The human mind usually exists and functions in a constant state of flux and disarray and is hardly ever at absolute peace. A million things come up during the day that are constantly vying for our attention, and trick us into losing focus from the task at hand. In an office setting, this happens to be quite profound. Blame it on the disenchantment of the employees, the nature of the work, or the increasing number of stimulants that are easily accessible, it is no secret that distractions at workplace are aplenty, and so is our susceptibility to fall prey to them.
Surveys like these have shown that almost half of the distractions that employees say hamper their productivity the most are technology or internet based. While reaching out for the phone to check the notifications that chime in throughout the day is undoubtedly one of the many culprits to blame, we often miss out on several other factors of distraction. We have listed a few below, which might come to attention, only if you make an effort to notice them.
Surprised? How could your professional acquaintances and even friends who work with you be a source of distraction? Several studies have shown that unassuming colleagues take your time up in gossip, idle talk, and conversations that have no real purpose. If you are in your ‘zone’, and working at breakneck speed, a simple interruption by a co-worker will not only slow you down, but it will take you a few minutes before you can regain your focus and get back to the task at hand.
You might have grown accustomed to the constant buzzing of the photocopier, or the sound of people listening to loud music or talking over the phone, but it is bound to affect your productivity. While audio distractions are easily noticeable, if your office gives you unrestricted visuals of a place that is full of activity (say a park or a busy road), visual distractions too make your lose focus.
Technology and Social Notifications
The big one is the easy access to virtual social connections, and their multiplicity. The compulsive need to check the various social channels, and their ability to make time go fleetingly fast, urges us to check our phones multiple times a day. A conversation which would probably take a minute or two over call with friends, stretches over ten minutes in the text format, and moreover, agitates our already overworked mind. Even email notifications heard regularly induce the need to check them regularly, thus interrupting other tasks.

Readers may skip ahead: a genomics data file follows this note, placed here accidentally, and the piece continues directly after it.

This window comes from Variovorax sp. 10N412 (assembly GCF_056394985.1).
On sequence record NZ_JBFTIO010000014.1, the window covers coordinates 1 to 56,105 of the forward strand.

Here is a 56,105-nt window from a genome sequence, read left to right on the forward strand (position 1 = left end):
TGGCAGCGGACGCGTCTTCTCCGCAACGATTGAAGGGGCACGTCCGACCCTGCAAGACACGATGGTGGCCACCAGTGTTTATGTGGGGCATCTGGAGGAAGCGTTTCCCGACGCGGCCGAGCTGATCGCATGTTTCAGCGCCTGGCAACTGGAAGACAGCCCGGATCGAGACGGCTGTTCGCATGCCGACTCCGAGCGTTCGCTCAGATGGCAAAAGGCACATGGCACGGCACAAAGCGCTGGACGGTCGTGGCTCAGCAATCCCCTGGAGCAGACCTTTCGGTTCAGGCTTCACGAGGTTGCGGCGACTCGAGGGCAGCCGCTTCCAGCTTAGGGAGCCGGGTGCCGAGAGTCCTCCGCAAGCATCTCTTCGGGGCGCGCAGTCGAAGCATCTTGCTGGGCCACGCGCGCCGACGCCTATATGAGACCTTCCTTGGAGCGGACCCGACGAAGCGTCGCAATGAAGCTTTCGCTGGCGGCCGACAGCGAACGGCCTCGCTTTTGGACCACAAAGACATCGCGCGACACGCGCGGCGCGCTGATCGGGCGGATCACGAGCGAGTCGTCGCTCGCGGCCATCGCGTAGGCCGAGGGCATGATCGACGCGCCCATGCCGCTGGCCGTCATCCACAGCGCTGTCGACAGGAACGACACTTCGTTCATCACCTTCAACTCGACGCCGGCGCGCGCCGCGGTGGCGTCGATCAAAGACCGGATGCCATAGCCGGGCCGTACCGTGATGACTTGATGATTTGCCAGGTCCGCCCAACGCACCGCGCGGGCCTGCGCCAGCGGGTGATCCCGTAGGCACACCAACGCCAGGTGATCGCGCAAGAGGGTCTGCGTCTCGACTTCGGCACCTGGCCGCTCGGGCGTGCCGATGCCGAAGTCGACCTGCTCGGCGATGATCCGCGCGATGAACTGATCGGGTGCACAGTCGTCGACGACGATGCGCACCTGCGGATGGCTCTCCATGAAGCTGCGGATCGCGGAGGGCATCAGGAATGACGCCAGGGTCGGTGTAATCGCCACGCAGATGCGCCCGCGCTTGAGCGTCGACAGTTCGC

Having stress in personal life is likely to be a big distraction at work, and this distraction is likely to be the most difficult to deal with, for the source is internal, as opposed to other factors, which are external. However, it takes a conscious effort to prevent stress in personal life from spilling over into your professional one. Why this makes it to the list is because of widespread denial that people exhibit, willing themselves to believe that they are strong enough to not let personal issues affect them while working.
Unscheduled snack/smoke breaks
When you head out for an unscheduled snack or smoke break, not because you need it, but simply because you want to avoid something or your colleagues are going, you throw your own schedule out of the window. Taking a break during work, and going out for a walk is often needed, but when you do so without reason or several times without schedule, not only is it likely to deprive you of concentration and focus, but also leave you with a lot of catching up to do.
Mindfulness or being aware of how you spend your time is although the best and only solution to avoid distractions, but it is easier said than done. Yet, you can break down the process into several small steps, and depend on other measures to keep distractions at bay. If you have a lot of pending work, there is nothing wrong or rude in politely turning down colleagues to join them for an impromptu snack break, or an extended chit-chat after lunch. Using noise-cancellation earphones or playing white noise to drown out the other noises can actually help. Now, this might take some will, but keeping your phone on silent and out of sight will do wonders. You can also refer to other practical and simple solutions to reduce distractions while working. At the end of the day, you are responsible for how you have spent your time during the day, and you are the only one who can bring in accountability to your own self.
What are some of the biggest distractions in your office while you work, and how do you deal with them? Let us know in the comments!